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CHAPEL HILL, N.C. — I have both good and bad news about the Fed Model’s current forecast for the stock market on the ninth anniversary of the bull market that began in March 2009.
The Fed Model, of course, is based on the simple comparison of the 10-year Treasury note yield TMUBMUSD10Y, +0.86% and the S&P 500’s earnings yield (the inverse of the P/E ratio). The Fed Model is bullish when the earnings yield exceeds the 10-year yield, and bearish otherwise.
Though fewer analysts today than a decade ago explicitly say they are relying on the Fed Model, virtually all of them do — and you probably do too. It’s the basis of the so-called TINA argument that’s been repeated like a mantra in recent years: There Is No Alternative, since interest rates are so low.
The good news is that the Fed Model remains very bullish on the stock market, despite the steady increase in recent months in the 10-year yield. In fact, that yield would have to jump to over 4% before the Fed Model would turn bearish — an increase of over a percentage point from Thursday’s yield around 2.86%. Virtually none of the analysts I follow think such a rise is likely anytime soon.
The bad news is that the Fed Model has a terrible track record. For example, it was bullish at the bull-market top in October 2007, thus failing to protect followers from the Great Recession. In fact, the last time the Fed Model was bearish was in 2003, which was actually a good time to be bullish.
(Astute readers will point out that the Fed Model was also bearish at the end of the Great Recession, just as the subsequent bull market was about to take off. But if you focus on operating earnings as opposed to as-reported earnings, the Fed Model was actually bullish in March 2009.)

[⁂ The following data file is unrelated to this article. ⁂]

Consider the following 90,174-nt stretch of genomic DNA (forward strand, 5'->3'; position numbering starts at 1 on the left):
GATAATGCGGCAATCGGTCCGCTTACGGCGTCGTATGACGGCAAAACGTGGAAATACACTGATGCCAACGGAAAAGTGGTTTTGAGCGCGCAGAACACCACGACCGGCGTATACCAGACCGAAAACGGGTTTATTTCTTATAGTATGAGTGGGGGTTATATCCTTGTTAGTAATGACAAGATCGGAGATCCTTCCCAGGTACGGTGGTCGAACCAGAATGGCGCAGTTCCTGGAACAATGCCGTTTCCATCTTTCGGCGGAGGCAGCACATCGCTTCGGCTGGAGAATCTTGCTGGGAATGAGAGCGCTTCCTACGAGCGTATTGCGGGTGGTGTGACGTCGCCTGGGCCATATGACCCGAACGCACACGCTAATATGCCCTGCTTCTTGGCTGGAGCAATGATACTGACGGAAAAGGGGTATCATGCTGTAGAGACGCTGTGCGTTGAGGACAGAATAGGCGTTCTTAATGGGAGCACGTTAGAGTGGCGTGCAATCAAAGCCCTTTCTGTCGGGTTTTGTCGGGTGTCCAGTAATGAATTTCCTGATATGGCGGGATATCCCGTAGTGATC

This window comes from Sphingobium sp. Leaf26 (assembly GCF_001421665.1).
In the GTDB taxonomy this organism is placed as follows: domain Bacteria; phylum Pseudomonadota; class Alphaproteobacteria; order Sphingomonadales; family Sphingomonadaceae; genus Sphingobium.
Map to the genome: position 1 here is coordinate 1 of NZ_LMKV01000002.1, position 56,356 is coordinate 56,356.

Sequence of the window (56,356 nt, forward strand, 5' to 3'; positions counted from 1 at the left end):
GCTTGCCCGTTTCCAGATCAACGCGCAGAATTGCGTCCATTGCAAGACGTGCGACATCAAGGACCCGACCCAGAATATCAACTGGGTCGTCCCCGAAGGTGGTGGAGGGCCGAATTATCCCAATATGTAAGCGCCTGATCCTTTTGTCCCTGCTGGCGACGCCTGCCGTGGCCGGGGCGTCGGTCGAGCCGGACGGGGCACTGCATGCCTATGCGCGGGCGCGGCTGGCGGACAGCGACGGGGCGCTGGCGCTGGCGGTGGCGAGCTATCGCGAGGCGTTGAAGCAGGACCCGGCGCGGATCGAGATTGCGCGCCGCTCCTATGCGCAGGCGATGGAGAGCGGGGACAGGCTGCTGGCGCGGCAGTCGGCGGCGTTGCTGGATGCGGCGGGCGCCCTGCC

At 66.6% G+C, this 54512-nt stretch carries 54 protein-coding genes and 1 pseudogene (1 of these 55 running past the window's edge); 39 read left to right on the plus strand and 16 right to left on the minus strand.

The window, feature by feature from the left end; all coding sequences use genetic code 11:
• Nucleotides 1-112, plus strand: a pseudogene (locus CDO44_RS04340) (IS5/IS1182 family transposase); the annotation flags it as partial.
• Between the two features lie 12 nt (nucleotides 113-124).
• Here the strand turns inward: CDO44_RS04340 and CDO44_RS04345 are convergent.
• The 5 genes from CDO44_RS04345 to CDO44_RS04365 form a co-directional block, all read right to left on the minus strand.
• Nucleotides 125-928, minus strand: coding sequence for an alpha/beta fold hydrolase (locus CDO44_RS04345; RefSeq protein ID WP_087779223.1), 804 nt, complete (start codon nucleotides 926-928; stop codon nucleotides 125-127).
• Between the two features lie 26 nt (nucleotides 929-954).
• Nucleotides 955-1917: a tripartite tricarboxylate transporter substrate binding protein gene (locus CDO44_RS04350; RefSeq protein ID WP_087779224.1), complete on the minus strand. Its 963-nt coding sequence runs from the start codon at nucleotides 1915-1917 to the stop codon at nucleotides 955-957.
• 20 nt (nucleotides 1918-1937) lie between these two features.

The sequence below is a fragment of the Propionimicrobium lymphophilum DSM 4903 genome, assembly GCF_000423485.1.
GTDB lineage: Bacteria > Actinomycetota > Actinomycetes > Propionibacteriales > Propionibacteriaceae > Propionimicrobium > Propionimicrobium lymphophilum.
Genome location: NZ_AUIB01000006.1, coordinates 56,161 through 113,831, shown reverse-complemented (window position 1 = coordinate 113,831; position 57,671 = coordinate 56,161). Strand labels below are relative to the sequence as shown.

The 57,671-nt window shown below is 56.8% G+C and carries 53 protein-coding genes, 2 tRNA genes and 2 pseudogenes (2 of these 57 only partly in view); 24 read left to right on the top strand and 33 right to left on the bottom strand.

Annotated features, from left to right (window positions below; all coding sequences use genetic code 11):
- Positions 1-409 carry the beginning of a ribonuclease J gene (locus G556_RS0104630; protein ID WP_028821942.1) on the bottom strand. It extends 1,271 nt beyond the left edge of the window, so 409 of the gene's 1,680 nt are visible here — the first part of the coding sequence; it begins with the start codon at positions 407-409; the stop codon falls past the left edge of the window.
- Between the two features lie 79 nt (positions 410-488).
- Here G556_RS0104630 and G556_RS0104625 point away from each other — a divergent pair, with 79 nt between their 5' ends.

Nor are these failures unusual. Upon measuring the Fed Model’s track record over the last 75 years at forecasting the S&P 500’s SPX, +0.45% subsequent 10-year return, Ned Davis of Ned Davis Research found that it was basically worthless. Its r-squared — the metric that reflects the degree to which the Fed Model predicts the S&P 500’s 10-year return — was a statistically significant 0.5% (less than 1%).
You would have done far better basing your forecasts on the plain and simple earnings yield (which is just the inverse of the P/E, after all). Its r-squared is 56%. In other words, adding interest rates to the equation makes thing worse — far worse.
Davis reached a similar conclusion upon comparing the Fed Model to any of a number of other valuation models. Each of the ones he analyzed did far better than the Fed Model, and each of those others is bearish. I list a few of those other models in this table:
|Valuation model||r-squared of correlation to S&P 500’s subsequent 10-year return||Current outlook|
|P/E ratio||56.3%||Very bearish|
|Price/sales ratio||67.2%||Very bearish|
|Households’ equity allocation as a % of total financial assets||88.4%||Very bearish|
The contrasts depicted in the table are glaring. The valuation model that is bullish has no statistical significance, while the competing models that are very bearish have impressive track records.
By the way, don’t think the Fed Model’s record would suddenly become better if we were to measure its ability to forecast one-year returns. Its r-squared at that forecasting horizon is even lower. In fact, the r-squareds for all these models are lower at the one-year horizon, which is just another way of saying that valuation models are more useful at longer-term horizons.
It’s possible, therefore, that the stock market will continue to perform well, for a while at least, in spite of these very bearish valuation models. But, unless this time really is different, the stock market will face very stiff valuation headwinds for the next decade.
Remember this the next time an analyst says that the stock market deserves to be high because of low interest rates. Ask for the historical evidence that supports that argument.
I wouldn’t hold your breath.